But I also object to the word “evolutionist.” Evolution is not my philosophy. It is not my religion. It is not an article of my religious faith, though the fearless pursuit of accurate knowledge is.
via Of Creation, Evolution, and Worship « Threads from Henry’s Web.
There is something nice about this post, linked too above, but is Henry just speaking to the end? Can you hear what he is saying?
Cliff Swallows in Cayucos, California, USA. The nests were built on the bridge over Cayucos Creek. (Photo credit: Wikipedia)
Crossing the road has gotten easier for cliff swallows. Over generations, the mortal threat of speeding cars may have shortened their wings.
Over the last 30 years, the number of cliff swallows killed along roads in southwestern Nebraska has plunged, and the birds’ average wing length has shrunk, researchers report March 18 in Current Biology.
via Shorter-winged swallows evolve around highways | Life | Science News.
So, the birds evolved… or is that adaptation? What ever excuse AiG uses, I’m sure it’ll be with the best of science.
He’s the dilly-o. Unlike what the troll in South Korea who got ran out of the U.S. before he was arrested believes, Scripture has nothing to say about the origins of the universe. Further, unlike what Hambone and Hammy-K has said, God is still progressing Creation along, through creation and recreation. This is one of those examples.
I know there’s something of a tradition on this blog in highlighting the, erm, ‘teachings’ of Ken Ham, and I will periodically continue this great tradition with my ongoing series entitled: Around the twist with Ken Ham.
Today we discover how rejecting AIG’s creation narrative inexorably leads to gay marriage and abortion:
AiG’s Creation Museum is being challenged once again by the secularists, this time in the renowned magazine Scientific American. A guest columnist reports he visited the museum recently. Jacob Tanenbaum, a fourth and fifth grade science teacher, wrote the column titled “A Science Teacher Draws the Line at Creation.” The piece was originally published in the January 2013 print edition of Scientific American under the title “Creation, Evolution and Indisputable Facts.”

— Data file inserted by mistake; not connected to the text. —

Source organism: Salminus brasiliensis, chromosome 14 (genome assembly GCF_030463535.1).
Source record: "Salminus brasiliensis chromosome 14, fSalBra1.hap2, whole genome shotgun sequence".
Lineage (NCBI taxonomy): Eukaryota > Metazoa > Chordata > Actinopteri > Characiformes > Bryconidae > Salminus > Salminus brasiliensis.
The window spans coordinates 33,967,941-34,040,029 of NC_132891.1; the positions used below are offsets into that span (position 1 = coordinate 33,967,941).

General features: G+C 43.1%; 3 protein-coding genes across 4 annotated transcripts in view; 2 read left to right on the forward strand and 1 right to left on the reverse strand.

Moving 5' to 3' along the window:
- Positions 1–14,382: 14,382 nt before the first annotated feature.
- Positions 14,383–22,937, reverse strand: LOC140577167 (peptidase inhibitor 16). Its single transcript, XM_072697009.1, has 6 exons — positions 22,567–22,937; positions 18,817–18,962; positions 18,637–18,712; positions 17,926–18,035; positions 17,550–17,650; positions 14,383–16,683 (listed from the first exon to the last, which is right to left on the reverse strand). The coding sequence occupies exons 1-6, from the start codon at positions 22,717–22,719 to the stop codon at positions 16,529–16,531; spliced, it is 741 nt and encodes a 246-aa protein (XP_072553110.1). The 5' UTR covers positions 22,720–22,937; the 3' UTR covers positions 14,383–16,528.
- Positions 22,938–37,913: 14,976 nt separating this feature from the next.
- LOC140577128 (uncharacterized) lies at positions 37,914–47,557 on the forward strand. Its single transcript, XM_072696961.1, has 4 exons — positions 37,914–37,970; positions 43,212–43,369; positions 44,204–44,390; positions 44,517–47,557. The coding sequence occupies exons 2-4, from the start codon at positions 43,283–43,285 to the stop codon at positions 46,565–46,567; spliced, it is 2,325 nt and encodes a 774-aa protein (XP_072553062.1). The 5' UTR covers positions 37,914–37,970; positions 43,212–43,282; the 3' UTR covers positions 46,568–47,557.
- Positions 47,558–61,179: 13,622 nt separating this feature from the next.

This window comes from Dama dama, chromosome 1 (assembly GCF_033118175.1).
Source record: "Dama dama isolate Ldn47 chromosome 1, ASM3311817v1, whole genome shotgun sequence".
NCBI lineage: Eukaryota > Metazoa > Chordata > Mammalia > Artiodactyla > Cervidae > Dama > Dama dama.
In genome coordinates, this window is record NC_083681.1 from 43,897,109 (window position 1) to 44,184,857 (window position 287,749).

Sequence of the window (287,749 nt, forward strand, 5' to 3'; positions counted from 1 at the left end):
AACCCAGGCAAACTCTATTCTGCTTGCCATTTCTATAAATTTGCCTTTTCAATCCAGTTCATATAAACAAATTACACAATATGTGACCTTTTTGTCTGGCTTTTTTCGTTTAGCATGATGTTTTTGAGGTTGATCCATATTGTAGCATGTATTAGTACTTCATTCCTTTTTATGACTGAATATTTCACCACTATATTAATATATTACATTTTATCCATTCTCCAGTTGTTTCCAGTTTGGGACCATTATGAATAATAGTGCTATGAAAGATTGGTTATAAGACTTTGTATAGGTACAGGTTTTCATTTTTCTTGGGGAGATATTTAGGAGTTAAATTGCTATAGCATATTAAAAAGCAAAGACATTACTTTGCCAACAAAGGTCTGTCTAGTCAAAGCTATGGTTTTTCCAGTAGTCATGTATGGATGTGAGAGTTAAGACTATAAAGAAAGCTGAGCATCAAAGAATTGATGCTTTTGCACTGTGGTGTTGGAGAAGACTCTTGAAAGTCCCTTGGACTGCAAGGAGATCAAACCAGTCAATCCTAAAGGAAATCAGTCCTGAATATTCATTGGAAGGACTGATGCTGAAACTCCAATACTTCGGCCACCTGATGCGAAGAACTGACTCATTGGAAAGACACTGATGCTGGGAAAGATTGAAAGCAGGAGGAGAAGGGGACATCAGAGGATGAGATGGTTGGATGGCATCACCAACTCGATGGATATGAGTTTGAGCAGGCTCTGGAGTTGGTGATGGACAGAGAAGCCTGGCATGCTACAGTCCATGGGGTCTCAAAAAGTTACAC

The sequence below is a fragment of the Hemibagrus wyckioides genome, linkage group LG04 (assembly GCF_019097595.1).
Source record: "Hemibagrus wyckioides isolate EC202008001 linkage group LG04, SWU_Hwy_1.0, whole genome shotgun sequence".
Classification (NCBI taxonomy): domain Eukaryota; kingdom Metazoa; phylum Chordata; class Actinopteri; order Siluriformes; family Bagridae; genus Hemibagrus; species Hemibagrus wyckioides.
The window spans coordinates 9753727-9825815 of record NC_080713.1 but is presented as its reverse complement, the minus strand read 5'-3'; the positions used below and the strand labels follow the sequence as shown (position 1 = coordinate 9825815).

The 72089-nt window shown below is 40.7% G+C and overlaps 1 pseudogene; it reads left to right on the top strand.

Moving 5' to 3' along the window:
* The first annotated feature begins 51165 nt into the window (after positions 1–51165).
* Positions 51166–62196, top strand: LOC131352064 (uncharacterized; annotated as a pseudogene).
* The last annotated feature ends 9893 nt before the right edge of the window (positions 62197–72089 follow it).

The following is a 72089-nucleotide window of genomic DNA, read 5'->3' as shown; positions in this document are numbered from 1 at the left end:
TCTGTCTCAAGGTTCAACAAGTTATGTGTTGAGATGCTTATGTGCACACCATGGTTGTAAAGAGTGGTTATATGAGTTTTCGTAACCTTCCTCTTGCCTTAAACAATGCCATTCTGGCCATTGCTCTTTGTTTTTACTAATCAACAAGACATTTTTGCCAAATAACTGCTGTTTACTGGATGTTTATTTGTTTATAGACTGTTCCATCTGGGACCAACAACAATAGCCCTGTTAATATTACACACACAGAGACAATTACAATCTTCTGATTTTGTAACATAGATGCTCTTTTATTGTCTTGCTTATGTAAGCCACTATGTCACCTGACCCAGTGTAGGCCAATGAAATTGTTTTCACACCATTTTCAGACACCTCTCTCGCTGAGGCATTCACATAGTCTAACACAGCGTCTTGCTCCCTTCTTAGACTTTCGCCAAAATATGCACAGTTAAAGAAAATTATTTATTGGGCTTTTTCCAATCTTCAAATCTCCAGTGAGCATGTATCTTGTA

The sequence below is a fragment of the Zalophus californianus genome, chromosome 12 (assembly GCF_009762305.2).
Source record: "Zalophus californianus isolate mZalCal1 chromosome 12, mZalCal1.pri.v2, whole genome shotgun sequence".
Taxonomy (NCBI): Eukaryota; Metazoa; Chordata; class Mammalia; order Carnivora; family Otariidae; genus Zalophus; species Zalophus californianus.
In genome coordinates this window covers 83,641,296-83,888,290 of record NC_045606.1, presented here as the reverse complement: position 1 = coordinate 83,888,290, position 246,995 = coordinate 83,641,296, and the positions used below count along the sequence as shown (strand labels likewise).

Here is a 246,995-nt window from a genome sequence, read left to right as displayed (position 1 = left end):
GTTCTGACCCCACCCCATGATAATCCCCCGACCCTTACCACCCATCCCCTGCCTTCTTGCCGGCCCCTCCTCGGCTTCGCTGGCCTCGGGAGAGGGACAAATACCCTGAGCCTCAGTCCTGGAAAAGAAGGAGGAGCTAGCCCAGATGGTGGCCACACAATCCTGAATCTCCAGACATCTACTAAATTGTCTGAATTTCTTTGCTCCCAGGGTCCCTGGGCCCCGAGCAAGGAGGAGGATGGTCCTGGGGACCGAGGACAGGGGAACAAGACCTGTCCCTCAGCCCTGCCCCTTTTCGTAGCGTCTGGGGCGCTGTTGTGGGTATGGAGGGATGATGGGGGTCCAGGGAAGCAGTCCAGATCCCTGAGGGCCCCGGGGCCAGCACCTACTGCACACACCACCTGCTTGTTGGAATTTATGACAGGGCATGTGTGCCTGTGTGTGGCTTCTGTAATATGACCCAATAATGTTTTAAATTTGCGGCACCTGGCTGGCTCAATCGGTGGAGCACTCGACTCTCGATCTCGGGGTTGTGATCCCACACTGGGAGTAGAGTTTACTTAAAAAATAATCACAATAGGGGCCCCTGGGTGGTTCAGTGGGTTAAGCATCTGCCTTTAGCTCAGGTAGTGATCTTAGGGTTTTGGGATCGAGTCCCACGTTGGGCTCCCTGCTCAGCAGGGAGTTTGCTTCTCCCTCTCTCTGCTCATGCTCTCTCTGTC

The fact that the well-known Scientific American has published this commentary is significant. To us it means the editors understand the importance of this battle over origins. In reality, it is a struggle over the question of authority. Who is the ultimate authority—man or God? Whatever authority you acknowledge will determine how you view moral issues such as “gay” marriage and abortion. If God is the authority (and He is), then marriage is one man and one woman, and abortion is a crime against God. If man is the authority, then marriage can be however one wants to define it—and abortion is just another way to kill an animal.
Did you spot that slight of hand.
According to Mr Ham to accept evolution is to reject the authority of God leading to immorality such as abortion and gay marriage.
And that, dear reader, is a classic example in the art of conflation.
Even as biologists and others are now trying to explain there is nothing inherently progressive about the evolutionary process, that it is fittest within a particular and changing environment, it has become almost impossible to separate the idea of progressive march from the word evolution. Evolution is not a progressive, unilineal track. There is no guidance inherent to the process, no in-built directionality. Organisms can become simpler or can become more complex. Sometimes a simpler organism will be better adapted to a changing environment.
via Evolution and Natural Selection, Anthropologically – Anthropology 1.2.